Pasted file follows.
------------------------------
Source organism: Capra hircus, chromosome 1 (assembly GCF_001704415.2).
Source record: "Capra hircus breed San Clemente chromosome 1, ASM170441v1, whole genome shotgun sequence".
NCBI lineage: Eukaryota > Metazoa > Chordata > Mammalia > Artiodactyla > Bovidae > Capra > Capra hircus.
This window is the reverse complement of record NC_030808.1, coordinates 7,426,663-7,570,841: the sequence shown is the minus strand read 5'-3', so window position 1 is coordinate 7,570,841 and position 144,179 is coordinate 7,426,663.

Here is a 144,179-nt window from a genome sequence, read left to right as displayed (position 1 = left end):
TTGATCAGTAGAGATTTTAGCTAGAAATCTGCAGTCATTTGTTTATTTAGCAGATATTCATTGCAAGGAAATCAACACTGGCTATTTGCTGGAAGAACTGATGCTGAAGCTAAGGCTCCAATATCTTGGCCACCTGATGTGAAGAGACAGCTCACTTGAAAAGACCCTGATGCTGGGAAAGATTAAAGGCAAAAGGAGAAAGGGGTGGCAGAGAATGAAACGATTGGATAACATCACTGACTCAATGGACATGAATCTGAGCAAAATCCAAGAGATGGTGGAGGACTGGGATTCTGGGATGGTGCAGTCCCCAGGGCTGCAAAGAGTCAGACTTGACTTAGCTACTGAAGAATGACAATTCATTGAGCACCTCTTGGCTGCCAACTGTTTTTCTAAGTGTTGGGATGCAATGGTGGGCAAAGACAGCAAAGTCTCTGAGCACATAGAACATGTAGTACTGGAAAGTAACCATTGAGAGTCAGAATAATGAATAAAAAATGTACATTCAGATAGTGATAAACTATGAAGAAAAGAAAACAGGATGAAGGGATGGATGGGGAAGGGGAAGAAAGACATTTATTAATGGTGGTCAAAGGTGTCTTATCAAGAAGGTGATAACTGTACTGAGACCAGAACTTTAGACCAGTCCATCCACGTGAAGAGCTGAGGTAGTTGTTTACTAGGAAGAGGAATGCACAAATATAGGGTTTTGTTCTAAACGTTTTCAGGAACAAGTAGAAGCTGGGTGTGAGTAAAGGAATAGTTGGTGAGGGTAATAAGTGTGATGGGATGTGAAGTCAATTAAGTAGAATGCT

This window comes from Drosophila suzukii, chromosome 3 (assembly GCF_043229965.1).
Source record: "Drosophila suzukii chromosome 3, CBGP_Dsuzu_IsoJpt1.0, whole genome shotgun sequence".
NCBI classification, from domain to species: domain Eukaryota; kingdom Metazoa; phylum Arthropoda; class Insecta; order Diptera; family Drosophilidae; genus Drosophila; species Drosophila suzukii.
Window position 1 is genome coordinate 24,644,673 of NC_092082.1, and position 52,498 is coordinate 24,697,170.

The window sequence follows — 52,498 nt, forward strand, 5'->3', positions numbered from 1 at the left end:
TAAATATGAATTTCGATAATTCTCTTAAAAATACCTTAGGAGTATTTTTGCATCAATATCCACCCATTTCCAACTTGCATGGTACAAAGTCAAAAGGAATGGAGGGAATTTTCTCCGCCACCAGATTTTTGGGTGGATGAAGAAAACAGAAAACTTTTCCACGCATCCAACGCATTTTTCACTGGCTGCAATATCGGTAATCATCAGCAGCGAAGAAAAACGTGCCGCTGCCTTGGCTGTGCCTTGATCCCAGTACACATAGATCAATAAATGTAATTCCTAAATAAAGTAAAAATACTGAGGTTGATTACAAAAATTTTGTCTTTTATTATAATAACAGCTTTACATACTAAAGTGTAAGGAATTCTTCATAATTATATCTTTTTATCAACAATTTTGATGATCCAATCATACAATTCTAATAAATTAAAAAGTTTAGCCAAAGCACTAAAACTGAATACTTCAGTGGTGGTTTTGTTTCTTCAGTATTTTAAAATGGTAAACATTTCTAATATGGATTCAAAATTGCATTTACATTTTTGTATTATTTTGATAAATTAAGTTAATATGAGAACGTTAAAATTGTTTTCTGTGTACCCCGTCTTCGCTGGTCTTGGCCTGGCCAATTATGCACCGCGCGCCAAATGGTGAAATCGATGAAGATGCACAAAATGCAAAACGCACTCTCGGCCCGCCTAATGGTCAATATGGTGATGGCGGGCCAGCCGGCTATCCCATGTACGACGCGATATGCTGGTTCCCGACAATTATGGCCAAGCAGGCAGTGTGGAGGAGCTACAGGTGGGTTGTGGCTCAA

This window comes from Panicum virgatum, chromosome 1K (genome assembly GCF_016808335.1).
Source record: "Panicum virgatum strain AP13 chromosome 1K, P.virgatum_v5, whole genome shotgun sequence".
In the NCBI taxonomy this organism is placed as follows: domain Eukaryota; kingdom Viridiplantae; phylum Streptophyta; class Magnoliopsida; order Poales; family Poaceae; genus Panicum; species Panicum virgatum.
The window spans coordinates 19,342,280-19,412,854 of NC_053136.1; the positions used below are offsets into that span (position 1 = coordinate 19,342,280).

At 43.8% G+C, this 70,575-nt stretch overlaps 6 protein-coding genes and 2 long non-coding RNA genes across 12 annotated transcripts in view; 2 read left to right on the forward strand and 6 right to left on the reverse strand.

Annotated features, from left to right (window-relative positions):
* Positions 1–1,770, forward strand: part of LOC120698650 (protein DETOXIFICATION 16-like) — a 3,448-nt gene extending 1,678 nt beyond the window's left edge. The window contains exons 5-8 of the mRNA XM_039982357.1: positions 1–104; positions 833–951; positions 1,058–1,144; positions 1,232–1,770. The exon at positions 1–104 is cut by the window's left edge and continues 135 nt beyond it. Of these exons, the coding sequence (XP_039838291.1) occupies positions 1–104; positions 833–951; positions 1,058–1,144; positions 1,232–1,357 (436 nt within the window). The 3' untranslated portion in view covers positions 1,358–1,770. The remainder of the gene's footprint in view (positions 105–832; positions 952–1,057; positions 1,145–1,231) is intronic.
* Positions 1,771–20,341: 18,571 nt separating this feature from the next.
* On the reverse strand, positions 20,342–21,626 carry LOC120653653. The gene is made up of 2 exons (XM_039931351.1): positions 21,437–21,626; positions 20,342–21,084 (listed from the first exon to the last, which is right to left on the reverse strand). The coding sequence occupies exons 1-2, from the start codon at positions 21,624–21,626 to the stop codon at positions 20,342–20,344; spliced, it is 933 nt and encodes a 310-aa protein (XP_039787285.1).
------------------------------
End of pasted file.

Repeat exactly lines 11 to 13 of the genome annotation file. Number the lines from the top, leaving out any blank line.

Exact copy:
The window sequence follows — 52,498 nt, forward strand, 5'->3', positions numbered from 1 at the left end:
TAAATATGAATTTCGATAATTCTCTTAAAAATACCTTAGGAGTATTTTTGCATCAATATCCACCCATTTCCAACTTGCATGGTACAAAGTCAAAAGGAATGGAGGGAATTTTCTCCGCCACCAGATTTTTGGGTGGATGAAGAAAACAGAAAACTTTTCCACGCATCCAACGCATTTTTCACTGGCTGCAATATCGGTAATCATCAGCAGCGAAGAAAAACGTGCCGCTGCCTTGGCTGTGCCTTGATCCCAGTACACATAGATCAATAAATGTAATTCCTAAATAAAGTAAAAATACTGAGGTTGATTACAAAAATTTTGTCTTTTATTATAATAACAGCTTTACATACTAAAGTGTAAGGAATTCTTCATAATTATATCTTTTTATCAACAATTTTGATGATCCAATCATACAATTCTAATAAATTAAAAAGTTTAGCCAAAGCACTAAAACTGAATACTTCAGTGGTGGTTTTGTTTCTTCAGTATTTTAAAATGGTAAACATTTCTAATATGGATTCAAAATTGCATTTACATTTTTGTATTATTTTGATAAATTAAGTTAATATGAGAACGTTAAAATTGTTTTCTGTGTACCCCGTCTTCGCTGGTCTTGGCCTGGCCAATTATGCACCGCGCGCCAAATGGTGAAATCGATGAAGATGCACAAAATGCAAAACGCACTCTCGGCCCGCCTAATGGTCAATATGGTGATGGCGGGCCAGCCGGCTATCCCATGTACGACGCGATATGCTGGTTCCCGACAATTATGGCCAAGCAGGCAGTGTGGAGGAGCTACAGGTGGGTTGTGGCTCAA

This window comes from Panicum virgatum, chromosome 1K (genome assembly GCF_016808335.1).